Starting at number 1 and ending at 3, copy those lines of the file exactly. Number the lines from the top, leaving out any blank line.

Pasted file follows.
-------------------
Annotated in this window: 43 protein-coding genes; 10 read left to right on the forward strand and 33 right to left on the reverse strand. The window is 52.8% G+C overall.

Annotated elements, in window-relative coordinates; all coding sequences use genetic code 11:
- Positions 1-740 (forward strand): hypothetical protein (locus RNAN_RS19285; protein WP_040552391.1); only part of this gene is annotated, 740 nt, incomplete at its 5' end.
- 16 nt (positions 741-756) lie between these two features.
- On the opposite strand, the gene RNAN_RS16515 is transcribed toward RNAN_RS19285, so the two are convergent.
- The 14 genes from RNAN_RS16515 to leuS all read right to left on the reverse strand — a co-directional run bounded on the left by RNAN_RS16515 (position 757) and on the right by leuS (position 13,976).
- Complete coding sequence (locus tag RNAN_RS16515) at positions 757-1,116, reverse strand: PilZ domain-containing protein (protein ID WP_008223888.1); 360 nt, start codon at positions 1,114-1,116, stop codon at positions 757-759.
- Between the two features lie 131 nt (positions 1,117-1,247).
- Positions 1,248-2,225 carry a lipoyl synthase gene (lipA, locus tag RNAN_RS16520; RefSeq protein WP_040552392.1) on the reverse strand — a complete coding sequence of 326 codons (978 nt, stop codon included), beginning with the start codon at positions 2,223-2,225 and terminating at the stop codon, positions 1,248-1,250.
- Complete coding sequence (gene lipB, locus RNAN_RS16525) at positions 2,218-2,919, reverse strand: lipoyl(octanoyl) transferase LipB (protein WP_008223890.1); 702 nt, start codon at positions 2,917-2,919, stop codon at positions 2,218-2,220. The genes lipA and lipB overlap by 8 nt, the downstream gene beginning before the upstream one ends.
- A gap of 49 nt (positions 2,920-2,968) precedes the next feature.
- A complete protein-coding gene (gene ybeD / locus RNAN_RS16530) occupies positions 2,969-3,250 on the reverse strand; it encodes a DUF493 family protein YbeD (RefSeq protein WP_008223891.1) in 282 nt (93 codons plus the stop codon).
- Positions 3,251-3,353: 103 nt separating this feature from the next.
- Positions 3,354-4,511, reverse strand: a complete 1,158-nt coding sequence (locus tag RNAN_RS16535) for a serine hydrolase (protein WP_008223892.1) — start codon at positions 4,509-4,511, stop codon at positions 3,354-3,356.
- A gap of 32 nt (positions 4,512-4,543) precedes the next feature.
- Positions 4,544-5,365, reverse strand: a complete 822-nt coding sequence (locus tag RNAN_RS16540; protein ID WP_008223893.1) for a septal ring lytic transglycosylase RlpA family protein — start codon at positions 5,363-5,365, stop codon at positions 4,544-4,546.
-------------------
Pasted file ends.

Annotated in this window: 43 protein-coding genes; 10 read left to right on the forward strand and 33 right to left on the reverse strand. The window is 52.8% G+C overall.

Annotated elements, in window-relative coordinates; all coding sequences use genetic code 11:
- Positions 1-740 (forward strand): hypothetical protein (locus RNAN_RS19285; protein WP_040552391.1); only part of this gene is annotated, 740 nt, incomplete at its 5' end.